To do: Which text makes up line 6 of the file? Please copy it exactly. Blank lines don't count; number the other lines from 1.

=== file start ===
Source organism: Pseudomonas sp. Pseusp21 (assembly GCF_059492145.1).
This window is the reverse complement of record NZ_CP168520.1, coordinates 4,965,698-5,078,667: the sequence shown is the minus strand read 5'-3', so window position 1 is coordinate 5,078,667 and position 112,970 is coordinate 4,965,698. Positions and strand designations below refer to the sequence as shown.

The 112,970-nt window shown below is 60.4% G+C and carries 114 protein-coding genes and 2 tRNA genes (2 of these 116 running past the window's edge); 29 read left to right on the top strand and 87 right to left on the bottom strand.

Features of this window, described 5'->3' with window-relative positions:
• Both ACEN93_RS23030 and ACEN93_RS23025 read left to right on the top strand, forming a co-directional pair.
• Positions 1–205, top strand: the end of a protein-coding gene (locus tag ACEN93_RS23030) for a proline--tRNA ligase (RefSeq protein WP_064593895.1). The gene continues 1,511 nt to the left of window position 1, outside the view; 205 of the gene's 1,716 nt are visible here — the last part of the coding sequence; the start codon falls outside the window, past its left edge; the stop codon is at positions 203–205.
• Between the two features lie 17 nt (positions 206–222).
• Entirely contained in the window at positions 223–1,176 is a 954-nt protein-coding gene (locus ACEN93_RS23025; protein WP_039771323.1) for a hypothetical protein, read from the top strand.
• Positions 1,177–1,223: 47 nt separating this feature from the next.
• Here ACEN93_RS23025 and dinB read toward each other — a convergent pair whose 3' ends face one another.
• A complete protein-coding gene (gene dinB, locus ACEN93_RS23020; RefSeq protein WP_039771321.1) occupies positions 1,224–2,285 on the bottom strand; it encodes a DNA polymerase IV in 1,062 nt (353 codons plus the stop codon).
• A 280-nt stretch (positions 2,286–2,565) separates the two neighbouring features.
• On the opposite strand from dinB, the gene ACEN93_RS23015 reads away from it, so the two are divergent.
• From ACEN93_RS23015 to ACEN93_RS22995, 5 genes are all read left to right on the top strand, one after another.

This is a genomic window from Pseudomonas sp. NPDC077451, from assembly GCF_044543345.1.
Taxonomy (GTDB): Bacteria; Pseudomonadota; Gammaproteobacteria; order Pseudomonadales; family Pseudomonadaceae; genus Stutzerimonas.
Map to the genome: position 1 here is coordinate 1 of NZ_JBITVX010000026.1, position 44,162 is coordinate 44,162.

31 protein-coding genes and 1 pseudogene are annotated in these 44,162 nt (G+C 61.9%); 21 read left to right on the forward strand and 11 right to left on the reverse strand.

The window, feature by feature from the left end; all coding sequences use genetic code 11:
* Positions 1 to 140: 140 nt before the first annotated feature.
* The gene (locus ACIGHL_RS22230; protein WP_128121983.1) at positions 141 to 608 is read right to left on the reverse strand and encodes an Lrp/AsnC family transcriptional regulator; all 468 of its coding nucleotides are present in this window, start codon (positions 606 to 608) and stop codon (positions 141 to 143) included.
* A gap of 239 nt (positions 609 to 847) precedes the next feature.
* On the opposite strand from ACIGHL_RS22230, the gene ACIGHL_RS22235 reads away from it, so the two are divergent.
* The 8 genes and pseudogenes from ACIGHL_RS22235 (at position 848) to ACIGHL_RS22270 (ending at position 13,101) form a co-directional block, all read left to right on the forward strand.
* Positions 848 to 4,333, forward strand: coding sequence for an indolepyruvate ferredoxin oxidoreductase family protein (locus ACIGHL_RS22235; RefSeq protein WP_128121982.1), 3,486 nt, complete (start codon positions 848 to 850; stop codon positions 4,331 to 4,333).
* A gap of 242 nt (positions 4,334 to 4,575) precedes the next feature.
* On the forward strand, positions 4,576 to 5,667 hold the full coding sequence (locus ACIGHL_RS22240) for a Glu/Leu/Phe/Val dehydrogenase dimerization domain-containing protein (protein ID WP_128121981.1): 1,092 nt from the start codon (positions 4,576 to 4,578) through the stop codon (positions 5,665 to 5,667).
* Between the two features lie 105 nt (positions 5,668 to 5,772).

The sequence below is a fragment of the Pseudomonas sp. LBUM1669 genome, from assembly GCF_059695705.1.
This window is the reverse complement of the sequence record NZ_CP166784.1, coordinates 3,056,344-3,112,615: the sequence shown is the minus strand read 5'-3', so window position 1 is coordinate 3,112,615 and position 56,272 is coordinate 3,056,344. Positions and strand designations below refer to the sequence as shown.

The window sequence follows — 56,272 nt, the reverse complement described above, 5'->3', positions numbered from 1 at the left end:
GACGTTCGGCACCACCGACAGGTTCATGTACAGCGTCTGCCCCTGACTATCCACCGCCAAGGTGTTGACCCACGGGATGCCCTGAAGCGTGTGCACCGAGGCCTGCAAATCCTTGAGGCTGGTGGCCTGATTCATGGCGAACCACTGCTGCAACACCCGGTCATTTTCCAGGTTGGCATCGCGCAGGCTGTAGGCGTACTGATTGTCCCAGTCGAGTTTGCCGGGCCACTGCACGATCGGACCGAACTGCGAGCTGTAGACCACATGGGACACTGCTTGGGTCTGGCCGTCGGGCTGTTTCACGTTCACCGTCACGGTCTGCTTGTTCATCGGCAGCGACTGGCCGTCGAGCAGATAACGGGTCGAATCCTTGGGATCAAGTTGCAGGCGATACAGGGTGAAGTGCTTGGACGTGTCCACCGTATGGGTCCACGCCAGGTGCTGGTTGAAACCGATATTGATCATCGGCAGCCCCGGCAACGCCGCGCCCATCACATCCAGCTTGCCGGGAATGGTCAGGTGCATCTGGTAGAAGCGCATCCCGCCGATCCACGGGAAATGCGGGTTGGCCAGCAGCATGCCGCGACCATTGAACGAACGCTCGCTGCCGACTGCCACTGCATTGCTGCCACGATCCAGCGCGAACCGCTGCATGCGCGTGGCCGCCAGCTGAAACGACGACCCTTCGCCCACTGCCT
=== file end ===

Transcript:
• Positions 1–205, top strand: the end of a protein-coding gene (locus tag ACEN93_RS23030) for a proline--tRNA ligase (RefSeq protein WP_064593895.1). The gene continues 1,511 nt to the left of window position 1, outside the view; 205 of the gene's 1,716 nt are visible here — the last part of the coding sequence; the start codon falls outside the window, past its left edge; the stop codon is at positions 203–205.